Ibram X. Kendi's book How to Be an Antiracist takes a close look at what could be called structural and social racism. Instead of wanting to lay blame or accuse individuals of racist views or behavior, Kendi is more interested in showing how our society has incorporated bias and prejudice into many of our ideas and behaviors which shape and support our society. He uses a combination of personal stories from his life as well as journalistic reporting and scholarly analysis to demonstrate his points.
Written by northern California author and graphic artist Brian Fies, A Fire Story tells about Fies’ experience with the Tubbs Fire in Santa Rosa in 2017. The author lost everything in the fire except his ability to draw and tell stories. A graphic memoir, Fies compellingly relates the events and their aftermath and recovery. Living with wildfire is a reality in California, and this book resonated with our community. Brian Fies visited Feather River College for two days in September 2019 to lecture, teach, and speak about his story, about writing and cartooning, and about the realities of wildfire.
Written by sociologist Matthew Desmond, Evicted explores the circumstances and difficulties of paying rent, owning land, and trying to get by in difficult circumstances. Thought the research was done in Milwaukee, Desmond brings out the common challenges and circumstances that many Americans face.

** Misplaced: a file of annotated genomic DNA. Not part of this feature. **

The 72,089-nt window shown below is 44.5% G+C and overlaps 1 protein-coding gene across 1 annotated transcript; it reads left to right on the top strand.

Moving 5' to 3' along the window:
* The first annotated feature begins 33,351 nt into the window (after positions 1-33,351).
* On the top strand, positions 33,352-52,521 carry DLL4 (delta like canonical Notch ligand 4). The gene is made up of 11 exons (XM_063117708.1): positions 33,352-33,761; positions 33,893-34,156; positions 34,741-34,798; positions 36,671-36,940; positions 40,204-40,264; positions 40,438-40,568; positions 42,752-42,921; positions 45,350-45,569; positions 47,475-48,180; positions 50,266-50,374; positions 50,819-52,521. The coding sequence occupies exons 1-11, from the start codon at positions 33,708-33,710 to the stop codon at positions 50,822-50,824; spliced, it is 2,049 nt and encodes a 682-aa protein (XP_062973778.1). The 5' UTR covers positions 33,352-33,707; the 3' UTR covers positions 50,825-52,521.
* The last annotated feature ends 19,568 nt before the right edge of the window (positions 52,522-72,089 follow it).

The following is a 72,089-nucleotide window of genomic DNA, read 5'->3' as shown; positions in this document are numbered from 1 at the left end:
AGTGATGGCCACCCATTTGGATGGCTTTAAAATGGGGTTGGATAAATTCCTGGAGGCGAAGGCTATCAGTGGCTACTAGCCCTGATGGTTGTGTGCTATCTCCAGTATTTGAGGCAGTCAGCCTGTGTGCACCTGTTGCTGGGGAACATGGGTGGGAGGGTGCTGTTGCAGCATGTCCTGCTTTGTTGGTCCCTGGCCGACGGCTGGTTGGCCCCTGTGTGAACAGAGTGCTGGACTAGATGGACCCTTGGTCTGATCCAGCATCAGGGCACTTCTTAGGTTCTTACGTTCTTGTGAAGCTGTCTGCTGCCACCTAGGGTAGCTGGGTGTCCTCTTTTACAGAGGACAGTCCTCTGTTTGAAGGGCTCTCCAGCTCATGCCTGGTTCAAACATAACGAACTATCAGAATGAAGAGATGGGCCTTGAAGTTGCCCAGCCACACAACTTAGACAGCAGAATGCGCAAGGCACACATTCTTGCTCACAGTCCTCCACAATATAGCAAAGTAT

The Devil’ Highway tells the true story of a group of Latin American immigrants who cross the U.S. Border illegally guided by unscrupulous coyotes. Lost and suffering from thirst and heat stroke, many of the people die. Luis Alberto Urrea, a journalist and a novelist, goes into great detail offering multiple stories, multiple points of view, and many thoughtful themes.
Written by McArthur award winning lawyer Bryan Stevenson, Just Mercy is a memoir about his career representing death-row inmates and those wrongfully convicted of crimes in the Deep South. The various stories and fates of people involved in the justice system offers many difficult questions about society, justice, and mercy.
Journalist Elizabeth Kolbert explores the meaning and consequences of the Anthropocene era—the epoch of earth’s history dominated by humankind. There had been five major extinctions of substantial portions of life in earth. The question of human influence of the environment and issues climate change are explored through a combination of science and journalism.
The Book Thief became an international best-seller after publication in 2005. The novel, narrated by Death, tells the story of a young girl, Liesel, who lives in Germany during World War II. The unusual viewpoint allows readers to think about personal values within morally ambiguous situations.
The Yellow Birds is a novel that uses a symbolic and metaphorical structure to tell the story of one U.S. soldier’s experience in the way in Iraq. The story follows Pvt. John Bartle as his life moves from realistic to surrealistic narrative. The book was based loosely on the author’s experience in the war.